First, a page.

Because the species migrates late, Dec records from e. U.S. are probably migrants rather than wintering birds, although there is a record of one visiting a feeder in Nova Scotia from 1 Jan to 4 Feb 1969 (Tufts 1986). Dec and early Jan sightings from the Greater Antilles and Trinidad and Tobago are also likely lingering fall migrants (Pashley and Martin 1988, McNair et al. 1996), although the possibility of occasional wintering should not be discounted.

Extralimital Records

Casual in fall (Sep–Oct) in Greenland (several records), Iceland (6), the British Isles (26), and islands off the coast of ne. France (2; Dubois and Homologation 1991, Curson et al. 1994).

Historical Changes to the Distribution

Completion of second-generation Breeding Bird Atlases in eastern portion of range allow comparisons of range between early 1980s and early 2000s. No significant changes were noted in New York (McGowan and Corwin 2008), Vermont (VCE unpubl. data), Massachusetts (Mass Audubon, unpubl. data), or Maritime Canada (BSC, unpubl. data), although in the latter atlas it appears the species may have colonized Prince Edward Island. In the White Mountains, New Hampshire, the lower elevational range has shifted down slope since 1993 despite an upslope migration of northern hardwoods and some low elevation birds (WVD). Although significant, the actual change in elevation was small and may be linked to increased basal area of balsam fir in the transition zone. The second Ontario Atlas detected a 44% increase in probability of detection (Cadman et al. 2007), primarily in the Hudson Bay Lowlands where the higher detection may be an artifact of higher survey effort. Extralimital breeding in Pennsylvania continued into the 2000s (Gross 2010), but has not been documented to date in Manitoba (BSC, unpubl. data).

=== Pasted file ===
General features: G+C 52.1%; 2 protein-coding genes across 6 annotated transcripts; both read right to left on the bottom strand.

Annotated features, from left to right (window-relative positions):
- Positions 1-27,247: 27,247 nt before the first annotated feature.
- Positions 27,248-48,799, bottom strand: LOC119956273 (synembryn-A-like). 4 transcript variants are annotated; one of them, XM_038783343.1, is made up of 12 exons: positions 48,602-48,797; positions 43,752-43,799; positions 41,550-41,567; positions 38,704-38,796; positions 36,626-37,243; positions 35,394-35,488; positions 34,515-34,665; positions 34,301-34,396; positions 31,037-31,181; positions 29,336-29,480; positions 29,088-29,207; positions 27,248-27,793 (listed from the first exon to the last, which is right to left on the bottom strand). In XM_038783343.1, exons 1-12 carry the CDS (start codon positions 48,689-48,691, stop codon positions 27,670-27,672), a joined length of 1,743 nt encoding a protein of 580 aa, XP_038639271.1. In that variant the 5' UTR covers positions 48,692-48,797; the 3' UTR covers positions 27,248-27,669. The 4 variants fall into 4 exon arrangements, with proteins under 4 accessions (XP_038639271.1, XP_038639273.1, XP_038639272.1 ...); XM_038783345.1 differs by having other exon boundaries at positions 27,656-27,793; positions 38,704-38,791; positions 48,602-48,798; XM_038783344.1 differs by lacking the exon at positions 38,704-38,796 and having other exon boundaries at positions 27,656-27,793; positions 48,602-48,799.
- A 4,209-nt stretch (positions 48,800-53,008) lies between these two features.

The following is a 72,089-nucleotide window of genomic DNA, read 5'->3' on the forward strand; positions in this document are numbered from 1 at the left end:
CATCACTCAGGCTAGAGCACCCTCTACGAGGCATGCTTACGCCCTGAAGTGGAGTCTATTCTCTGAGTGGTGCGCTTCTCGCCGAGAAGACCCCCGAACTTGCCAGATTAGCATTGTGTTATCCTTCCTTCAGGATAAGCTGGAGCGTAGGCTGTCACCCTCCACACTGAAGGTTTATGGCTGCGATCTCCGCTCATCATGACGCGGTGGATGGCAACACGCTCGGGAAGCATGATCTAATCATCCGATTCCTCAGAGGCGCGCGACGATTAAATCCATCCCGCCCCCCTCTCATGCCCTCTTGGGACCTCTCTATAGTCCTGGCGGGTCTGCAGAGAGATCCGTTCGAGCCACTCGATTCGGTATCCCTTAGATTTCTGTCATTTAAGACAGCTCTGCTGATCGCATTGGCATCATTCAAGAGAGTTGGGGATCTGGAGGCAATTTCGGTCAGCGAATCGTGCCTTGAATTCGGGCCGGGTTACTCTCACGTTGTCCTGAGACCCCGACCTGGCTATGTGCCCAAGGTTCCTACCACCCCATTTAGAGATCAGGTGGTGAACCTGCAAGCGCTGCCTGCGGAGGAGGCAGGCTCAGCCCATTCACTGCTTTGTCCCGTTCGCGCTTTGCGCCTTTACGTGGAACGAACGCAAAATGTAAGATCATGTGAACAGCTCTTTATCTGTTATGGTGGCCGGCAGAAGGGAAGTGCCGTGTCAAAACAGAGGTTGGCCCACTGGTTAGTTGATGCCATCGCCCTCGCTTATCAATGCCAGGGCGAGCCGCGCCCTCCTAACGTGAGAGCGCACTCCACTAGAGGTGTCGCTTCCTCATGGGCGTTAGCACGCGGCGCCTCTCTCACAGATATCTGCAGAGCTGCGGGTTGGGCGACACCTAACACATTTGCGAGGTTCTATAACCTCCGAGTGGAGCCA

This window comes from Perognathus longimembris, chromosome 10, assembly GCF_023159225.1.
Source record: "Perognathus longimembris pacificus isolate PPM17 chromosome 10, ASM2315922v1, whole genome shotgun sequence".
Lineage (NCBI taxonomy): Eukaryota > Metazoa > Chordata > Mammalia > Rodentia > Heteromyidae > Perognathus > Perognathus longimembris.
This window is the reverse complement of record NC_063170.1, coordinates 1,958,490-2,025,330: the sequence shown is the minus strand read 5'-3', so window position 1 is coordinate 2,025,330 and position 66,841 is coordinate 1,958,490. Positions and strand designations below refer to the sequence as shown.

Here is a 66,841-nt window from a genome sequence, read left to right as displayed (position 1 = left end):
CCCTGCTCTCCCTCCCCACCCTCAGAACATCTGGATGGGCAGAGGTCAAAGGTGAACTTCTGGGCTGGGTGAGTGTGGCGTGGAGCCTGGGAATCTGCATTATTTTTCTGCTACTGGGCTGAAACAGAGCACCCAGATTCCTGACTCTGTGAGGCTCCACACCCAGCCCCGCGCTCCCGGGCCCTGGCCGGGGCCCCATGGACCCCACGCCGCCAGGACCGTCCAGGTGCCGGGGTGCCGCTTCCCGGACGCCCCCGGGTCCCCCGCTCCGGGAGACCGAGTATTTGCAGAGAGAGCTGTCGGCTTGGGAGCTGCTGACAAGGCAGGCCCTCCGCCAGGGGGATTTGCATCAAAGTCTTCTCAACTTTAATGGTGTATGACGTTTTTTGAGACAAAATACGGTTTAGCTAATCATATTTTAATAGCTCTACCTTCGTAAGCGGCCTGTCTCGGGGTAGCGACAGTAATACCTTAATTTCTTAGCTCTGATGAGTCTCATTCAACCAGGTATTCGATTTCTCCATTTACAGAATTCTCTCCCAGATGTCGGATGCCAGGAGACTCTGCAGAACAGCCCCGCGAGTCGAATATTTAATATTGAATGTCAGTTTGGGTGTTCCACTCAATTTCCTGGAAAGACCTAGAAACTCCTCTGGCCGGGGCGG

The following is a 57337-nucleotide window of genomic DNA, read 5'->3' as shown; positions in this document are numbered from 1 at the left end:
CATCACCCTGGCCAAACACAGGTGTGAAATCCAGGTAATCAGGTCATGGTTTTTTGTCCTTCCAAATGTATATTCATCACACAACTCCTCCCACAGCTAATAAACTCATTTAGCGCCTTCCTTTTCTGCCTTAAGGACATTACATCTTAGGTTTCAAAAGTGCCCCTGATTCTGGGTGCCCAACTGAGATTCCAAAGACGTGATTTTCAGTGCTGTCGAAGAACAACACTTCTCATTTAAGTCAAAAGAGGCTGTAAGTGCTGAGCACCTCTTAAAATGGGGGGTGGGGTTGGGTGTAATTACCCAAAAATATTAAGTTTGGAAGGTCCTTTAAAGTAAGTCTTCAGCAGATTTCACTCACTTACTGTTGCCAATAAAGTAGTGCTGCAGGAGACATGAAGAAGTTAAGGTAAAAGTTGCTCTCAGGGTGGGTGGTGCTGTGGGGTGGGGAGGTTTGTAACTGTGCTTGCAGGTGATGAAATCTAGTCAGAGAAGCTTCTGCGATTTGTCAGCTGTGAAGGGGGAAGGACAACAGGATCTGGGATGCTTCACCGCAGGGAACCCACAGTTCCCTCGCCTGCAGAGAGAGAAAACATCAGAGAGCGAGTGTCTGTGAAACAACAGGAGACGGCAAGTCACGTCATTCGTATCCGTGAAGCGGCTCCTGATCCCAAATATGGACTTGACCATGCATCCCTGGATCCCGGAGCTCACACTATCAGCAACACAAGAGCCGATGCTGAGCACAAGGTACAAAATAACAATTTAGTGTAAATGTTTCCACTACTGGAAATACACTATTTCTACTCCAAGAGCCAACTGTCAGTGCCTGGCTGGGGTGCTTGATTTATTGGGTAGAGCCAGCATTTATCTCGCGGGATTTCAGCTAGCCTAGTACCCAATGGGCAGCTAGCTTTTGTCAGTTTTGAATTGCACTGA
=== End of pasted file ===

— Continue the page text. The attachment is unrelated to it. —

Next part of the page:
Distribution of the Blackpoll Warbler - Range Map
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  • Year-round
  • Migration
  • Breeding
  • Non-Breeding
Distribution of the Blackpoll Warbler
Blackpoll Warbler, Abundance map
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Data provided by eBird

Blackpoll Warbler

Setophaga striata

Abundance

Relative abundance is depicted for each season along a color gradient from a light color indicating lower relative abundance to a dark color indicating a higher relative abundance. Relative abundance is the estimated average count of individuals detected by an eBirder during a 1 hour, 1 kilometer traveling checklist at the optimal time of day for each species.   Learn more about this data

Relative abundance
Breeding season
Jun 21 - Jul 27
0
0.05
0.57
Non-breeding season
Dec 21 - Apr 5
0
0.05
0.57
Pre-breeding migratory season
Apr 12 - Jun 14
0
0.05
0.57
Post-breeding migratory season
Aug 3 - Dec 14
0
0.05
0.57
Note: Seasonal ranges overlap and are stacked in the order above; view full range in season maps.
Seasons timeline
Learn more about seasons

Recommended Citation

DeLuca, W., R. Holberton, P. D. Hunt, and B. C. Eliason (2020). Blackpoll Warbler (Setophaga striata), version 1.0. In Birds of the World (A. F. Poole, Editor). Cornell Lab of Ornithology, Ithaca, NY, USA. https://doi.org/10.2173/bow.bkpwar.01